PHOENIX — Growing up in Gilbert, Nick Johnson followed the Phoenix Suns closely.
“I was here when we had the squad of Steve Nash, Joe Johnson, Quentin Richardson, Amare (Stoudemire), all of them,” he said. “It was definitely one of the most exciting arenas in the NBA, and this year they got it back, I think.”
The former Arizona Wildcat returned to the Valley on Thursday for a pre-draft workout with his hometown team.
“Happy to be home. I’ve been gone for a while so it’s good to come back,” said Johnson, who has also worked out for Atlanta, Boston, Chicago, Oklahoma City, Orlando and Toronto. “I actually practiced in this gym (the practice court at US Airways Center) when I was about eight or nine with Rex Chapman, so it’s good to be back.”
Johnson was the Pac-12 Player of the Year and a finalist for several national player of the year awards after helping lead UA (33-5) to the Elite Eight and a conference championship his junior season.
The question teams face with the All-American is what position he plays. Is he a point guard? Is he a shooting guard?
Johnson, who measured 6’3″ and 198 pounds, sees himself as a combo guard.
“I think it was a benefit that I played the two in college. I have that experience. I believe I can guard both positions. I think it’s something that’s a plus in my game,” he said. “I think that Coach (Sean) Miller put me in the right situations to be a playmaker on my team even if I wasn’t bringing up the ball. That’s just a little transition that I have to make, but I think I’ve been in that playmaking role for a while.”
GM Ryan McDonough likes Johnson’s versatility, calling it an advantage.
“I think it’s a testament to him that there’s some questions about which one he plays because I think he could play some of both, with his shooting ability and his athletic ability,” he said. “Like most rookies he’d come off the bench at first, be able to shoot the ball and put some points on the board. Defensively, he’s got some pretty good strength. A little bit undersized, especially at the shooting guard position, but he is tough and he’s strong and athletic and well-conditioned. All of those things, I think, make up for maybe a guy who is a little bit undersized at the two. The point guard position, he’s fine. He’s got plenty of size there.”
Johnson’s tour of NBA teams will take him to L.A. for a workout with the Clippers next Monday.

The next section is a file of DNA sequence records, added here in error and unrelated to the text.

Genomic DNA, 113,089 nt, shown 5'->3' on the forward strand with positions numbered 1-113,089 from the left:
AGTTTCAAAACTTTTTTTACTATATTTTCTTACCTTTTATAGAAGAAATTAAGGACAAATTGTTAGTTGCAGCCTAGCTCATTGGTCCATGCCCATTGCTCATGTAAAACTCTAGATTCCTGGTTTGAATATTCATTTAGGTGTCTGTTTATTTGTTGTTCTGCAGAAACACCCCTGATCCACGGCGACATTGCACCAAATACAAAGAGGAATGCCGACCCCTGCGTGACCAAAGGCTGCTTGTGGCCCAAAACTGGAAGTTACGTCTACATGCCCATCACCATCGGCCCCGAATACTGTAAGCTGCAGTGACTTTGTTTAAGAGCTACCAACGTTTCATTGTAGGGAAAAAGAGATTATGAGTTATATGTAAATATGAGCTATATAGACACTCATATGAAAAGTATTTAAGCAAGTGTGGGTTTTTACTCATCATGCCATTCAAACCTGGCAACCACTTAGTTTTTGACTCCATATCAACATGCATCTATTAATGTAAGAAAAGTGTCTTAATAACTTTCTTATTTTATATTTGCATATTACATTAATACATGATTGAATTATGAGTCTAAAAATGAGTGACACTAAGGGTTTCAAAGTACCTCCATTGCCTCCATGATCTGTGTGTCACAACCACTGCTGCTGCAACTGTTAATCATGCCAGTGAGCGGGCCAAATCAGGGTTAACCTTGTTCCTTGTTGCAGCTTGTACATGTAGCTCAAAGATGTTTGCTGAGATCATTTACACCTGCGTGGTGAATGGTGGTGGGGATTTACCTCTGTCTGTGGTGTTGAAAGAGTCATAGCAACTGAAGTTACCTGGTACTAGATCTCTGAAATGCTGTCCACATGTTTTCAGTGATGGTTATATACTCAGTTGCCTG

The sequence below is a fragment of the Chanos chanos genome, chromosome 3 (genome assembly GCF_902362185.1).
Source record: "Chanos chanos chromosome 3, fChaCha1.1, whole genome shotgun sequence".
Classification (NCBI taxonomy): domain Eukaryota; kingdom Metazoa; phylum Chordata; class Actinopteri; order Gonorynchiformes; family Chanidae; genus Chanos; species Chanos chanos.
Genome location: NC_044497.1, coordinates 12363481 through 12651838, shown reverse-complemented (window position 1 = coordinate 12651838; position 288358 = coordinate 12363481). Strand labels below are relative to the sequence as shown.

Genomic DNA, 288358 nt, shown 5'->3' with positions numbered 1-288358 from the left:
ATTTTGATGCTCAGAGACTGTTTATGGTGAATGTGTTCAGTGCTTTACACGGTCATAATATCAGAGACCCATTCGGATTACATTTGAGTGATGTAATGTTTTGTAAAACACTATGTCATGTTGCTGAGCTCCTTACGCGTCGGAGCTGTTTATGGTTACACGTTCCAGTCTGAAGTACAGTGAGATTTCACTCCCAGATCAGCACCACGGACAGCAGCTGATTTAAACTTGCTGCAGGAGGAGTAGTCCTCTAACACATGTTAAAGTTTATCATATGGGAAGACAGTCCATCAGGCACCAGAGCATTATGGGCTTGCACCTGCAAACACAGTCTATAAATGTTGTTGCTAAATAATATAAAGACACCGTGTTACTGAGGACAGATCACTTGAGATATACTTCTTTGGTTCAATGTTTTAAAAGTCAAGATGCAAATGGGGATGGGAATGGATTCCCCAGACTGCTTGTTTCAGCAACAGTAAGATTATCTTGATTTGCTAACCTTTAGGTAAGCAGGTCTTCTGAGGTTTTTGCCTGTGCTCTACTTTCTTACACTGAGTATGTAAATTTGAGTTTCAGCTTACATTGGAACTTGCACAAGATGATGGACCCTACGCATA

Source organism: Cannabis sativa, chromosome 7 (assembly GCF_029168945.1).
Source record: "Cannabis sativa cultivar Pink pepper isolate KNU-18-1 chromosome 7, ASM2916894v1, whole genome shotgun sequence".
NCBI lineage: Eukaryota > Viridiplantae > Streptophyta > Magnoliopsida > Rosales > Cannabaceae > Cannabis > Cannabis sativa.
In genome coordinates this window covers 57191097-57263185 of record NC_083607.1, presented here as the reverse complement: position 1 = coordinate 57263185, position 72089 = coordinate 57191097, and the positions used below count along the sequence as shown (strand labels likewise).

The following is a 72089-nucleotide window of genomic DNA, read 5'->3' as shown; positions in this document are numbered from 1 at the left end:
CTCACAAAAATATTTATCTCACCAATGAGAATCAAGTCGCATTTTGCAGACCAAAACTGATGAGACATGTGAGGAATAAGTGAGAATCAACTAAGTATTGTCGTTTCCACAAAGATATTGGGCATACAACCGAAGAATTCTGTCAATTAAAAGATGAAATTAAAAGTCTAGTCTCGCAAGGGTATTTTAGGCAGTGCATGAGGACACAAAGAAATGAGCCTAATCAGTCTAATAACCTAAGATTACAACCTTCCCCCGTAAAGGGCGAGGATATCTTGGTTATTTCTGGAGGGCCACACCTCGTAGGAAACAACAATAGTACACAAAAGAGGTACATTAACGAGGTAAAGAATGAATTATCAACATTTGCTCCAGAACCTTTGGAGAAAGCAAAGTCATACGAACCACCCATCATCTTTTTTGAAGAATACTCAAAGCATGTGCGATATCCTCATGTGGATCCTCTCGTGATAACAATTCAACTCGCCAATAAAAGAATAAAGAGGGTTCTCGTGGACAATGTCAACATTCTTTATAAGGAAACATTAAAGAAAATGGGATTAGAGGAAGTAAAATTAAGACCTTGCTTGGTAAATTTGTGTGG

The idea though of perhaps wearing a Suns uniform next season sounded very appealing.
“It’ll definitely be good to come home,” he said. “Like I said, they had a great year this year. I think I could be a piece to add to the puzzle.”
Johnson joined a workout that included Iowa State senior small forward Melvin Ejim, Middle Tennessee State small forward Shawn Jones, Louisiana-Lafayette junior point guard Elfrid Payton, UNLV junior power forward Roscoe Smith and North Carolina State small forward T.J. Warren.
While Johnson is considered to be a second-round prospect, Payton and Warren were the two guys in the group who are expected to hear their names called in round one of the June 26 NBA Draft.
The Suns hold three first-round picks, numbers 14, 18 and 27.
Payton can score — he averaged 19.2 points his final year in college — but what scouts really love is his defensive ability. He was named the 2013-14 Lefty Driesell National Defensive Player of the Year after leading the Sun Belt Conference in steals for a second consecutive year.
“He’s got good length. He’s thin, but he’s wiry strong,” McDonough said of the 6’4″, 185-pound Payton. “I think as he gets older he’ll fill out and get stronger. But he’s got pretty good instincts. He got his hand on a number of balls today.”
The Suns’ workout was Payton’s fifth after previous visits to Chicago, Houston, Sacramento and the L.A. Lakers.
“I think I have a good skill set, long arms, things like that,” he said. “I’m pretty quick, fast with my hands so I think it’ll be an easy adjustment.”
Warren, the ACC Player of the Year and Second Team AP All-American, was a proven scorer at N.C. State. At 6’8″ and 220 pounds, he ranked third in the nation scoring 24.9 points per game while also pulling down 7.1 rebounds.
“He’s got, I think, a unique skill of scoring,” head coach Jeff Hornacek said.
Warren has had workouts with Atlanta and Boston, but could see himself fitting in well in Phoenix.
“Their style fits my game pretty well,” he said. “Transition and fastbreak, that’s my game. I like to get up and down and run.”